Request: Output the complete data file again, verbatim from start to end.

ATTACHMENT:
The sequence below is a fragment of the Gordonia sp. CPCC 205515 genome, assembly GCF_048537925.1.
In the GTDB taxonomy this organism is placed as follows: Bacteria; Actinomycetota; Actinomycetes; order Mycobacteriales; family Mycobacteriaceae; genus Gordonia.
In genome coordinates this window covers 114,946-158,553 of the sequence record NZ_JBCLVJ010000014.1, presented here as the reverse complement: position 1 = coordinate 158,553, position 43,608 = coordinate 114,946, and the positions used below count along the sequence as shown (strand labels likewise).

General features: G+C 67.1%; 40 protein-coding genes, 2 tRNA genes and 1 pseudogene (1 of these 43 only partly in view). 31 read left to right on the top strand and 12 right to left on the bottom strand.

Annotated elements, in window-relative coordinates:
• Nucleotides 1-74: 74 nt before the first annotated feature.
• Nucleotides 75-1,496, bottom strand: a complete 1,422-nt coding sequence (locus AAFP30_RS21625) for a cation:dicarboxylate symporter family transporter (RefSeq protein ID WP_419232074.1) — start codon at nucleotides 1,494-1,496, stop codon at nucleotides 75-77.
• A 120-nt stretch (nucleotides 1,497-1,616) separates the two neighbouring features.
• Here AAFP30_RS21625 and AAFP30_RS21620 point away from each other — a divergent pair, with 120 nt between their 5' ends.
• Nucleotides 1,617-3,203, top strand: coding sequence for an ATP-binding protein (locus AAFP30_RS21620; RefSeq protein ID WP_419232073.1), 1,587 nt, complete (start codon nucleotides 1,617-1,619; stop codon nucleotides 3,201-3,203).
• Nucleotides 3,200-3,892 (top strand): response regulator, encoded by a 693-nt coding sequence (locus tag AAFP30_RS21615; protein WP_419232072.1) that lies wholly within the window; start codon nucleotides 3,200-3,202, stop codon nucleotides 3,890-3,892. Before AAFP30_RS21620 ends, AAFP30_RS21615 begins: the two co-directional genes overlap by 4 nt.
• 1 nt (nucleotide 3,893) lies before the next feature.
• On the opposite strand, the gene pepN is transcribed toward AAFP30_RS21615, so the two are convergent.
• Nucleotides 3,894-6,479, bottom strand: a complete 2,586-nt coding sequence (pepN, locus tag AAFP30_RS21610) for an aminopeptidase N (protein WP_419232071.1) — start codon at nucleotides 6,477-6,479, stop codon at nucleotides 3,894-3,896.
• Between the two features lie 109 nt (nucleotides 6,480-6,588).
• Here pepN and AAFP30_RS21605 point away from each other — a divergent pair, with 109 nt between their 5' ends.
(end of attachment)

The sequence below is a fragment of the Gordonia sp. CPCC 205515 genome, assembly GCF_048537925.1.
In the GTDB taxonomy this organism is placed as follows: Bacteria; Actinomycetota; Actinomycetes; order Mycobacteriales; family Mycobacteriaceae; genus Gordonia.
In genome coordinates this window covers 114,946-158,553 of the sequence record NZ_JBCLVJ010000014.1, presented here as the reverse complement: position 1 = coordinate 158,553, position 43,608 = coordinate 114,946, and the positions used below count along the sequence as shown (strand labels likewise).

General features: G+C 67.1%; 40 protein-coding genes, 2 tRNA genes and 1 pseudogene (1 of these 43 only partly in view). 31 read left to right on the top strand and 12 right to left on the bottom strand.

Annotated elements, in window-relative coordinates:
• Nucleotides 1-74: 74 nt before the first annotated feature.
• Nucleotides 75-1,496, bottom strand: a complete 1,422-nt coding sequence (locus AAFP30_RS21625) for a cation:dicarboxylate symporter family transporter (RefSeq protein ID WP_419232074.1) — start codon at nucleotides 1,494-1,496, stop codon at nucleotides 75-77.
• A 120-nt stretch (nucleotides 1,497-1,616) separates the two neighbouring features.
• Here AAFP30_RS21625 and AAFP30_RS21620 point away from each other — a divergent pair, with 120 nt between their 5' ends.
• Nucleotides 1,617-3,203, top strand: coding sequence for an ATP-binding protein (locus AAFP30_RS21620; RefSeq protein ID WP_419232073.1), 1,587 nt, complete (start codon nucleotides 1,617-1,619; stop codon nucleotides 3,201-3,203).
• Nucleotides 3,200-3,892 (top strand): response regulator, encoded by a 693-nt coding sequence (locus tag AAFP30_RS21615; protein WP_419232072.1) that lies wholly within the window; start codon nucleotides 3,200-3,202, stop codon nucleotides 3,890-3,892. Before AAFP30_RS21620 ends, AAFP30_RS21615 begins: the two co-directional genes overlap by 4 nt.
• 1 nt (nucleotide 3,893) lies before the next feature.
• On the opposite strand, the gene pepN is transcribed toward AAFP30_RS21615, so the two are convergent.
• Nucleotides 3,894-6,479, bottom strand: a complete 2,586-nt coding sequence (pepN, locus tag AAFP30_RS21610) for an aminopeptidase N (protein WP_419232071.1) — start codon at nucleotides 6,477-6,479, stop codon at nucleotides 3,894-3,896.
• Between the two features lie 109 nt (nucleotides 6,480-6,588).
• Here pepN and AAFP30_RS21605 point away from each other — a divergent pair, with 109 nt between their 5' ends.